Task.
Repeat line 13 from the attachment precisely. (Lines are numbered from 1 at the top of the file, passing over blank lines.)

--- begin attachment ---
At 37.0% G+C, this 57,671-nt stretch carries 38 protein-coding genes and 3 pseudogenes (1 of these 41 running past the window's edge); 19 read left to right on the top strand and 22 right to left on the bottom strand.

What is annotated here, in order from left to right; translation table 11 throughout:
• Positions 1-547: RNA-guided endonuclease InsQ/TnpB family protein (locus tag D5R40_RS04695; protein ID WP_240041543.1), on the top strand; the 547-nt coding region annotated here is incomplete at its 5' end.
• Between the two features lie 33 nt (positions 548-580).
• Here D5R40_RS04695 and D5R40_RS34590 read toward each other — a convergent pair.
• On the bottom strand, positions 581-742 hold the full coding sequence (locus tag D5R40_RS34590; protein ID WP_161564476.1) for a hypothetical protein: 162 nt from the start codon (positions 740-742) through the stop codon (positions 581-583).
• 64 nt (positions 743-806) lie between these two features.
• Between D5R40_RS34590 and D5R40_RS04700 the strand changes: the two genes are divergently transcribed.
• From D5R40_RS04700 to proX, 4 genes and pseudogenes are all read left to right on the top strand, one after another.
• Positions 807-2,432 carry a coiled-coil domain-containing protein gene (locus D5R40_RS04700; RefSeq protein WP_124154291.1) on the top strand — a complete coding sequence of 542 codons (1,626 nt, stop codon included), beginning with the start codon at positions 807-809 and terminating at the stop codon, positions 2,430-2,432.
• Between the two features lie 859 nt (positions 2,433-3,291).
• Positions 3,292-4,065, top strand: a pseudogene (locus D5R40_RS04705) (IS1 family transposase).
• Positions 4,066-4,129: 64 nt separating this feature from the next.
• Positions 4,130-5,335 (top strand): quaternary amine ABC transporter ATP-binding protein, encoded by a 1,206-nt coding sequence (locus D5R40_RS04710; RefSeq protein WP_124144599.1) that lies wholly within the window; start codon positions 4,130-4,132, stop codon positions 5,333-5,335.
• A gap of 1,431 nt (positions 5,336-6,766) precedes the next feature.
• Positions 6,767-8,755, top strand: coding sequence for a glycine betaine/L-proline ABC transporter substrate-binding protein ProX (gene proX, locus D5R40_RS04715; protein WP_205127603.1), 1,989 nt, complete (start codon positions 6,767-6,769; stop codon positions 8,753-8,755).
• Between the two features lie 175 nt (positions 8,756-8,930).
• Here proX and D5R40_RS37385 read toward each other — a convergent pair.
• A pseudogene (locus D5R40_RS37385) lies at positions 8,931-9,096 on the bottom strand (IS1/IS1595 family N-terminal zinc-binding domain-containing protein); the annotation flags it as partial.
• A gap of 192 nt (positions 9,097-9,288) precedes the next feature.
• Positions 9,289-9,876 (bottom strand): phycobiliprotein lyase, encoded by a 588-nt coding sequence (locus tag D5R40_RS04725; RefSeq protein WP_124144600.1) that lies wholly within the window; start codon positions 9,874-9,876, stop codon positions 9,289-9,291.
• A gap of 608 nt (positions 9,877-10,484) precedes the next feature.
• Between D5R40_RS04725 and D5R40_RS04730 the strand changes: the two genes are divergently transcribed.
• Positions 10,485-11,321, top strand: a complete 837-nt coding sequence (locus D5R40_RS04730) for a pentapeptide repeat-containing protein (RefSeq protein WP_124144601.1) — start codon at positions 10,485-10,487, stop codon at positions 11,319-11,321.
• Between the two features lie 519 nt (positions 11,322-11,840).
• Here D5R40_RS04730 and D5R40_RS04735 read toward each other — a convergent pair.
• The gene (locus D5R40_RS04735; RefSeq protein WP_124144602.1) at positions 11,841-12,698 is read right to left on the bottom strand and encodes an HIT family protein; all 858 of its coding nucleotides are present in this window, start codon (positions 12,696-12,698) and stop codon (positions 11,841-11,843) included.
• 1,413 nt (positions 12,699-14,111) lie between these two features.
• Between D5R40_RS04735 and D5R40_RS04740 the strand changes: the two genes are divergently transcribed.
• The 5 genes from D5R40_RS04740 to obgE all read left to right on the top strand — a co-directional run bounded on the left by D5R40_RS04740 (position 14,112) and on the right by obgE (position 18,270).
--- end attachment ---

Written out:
• Positions 4,066-4,129: 64 nt separating this feature from the next.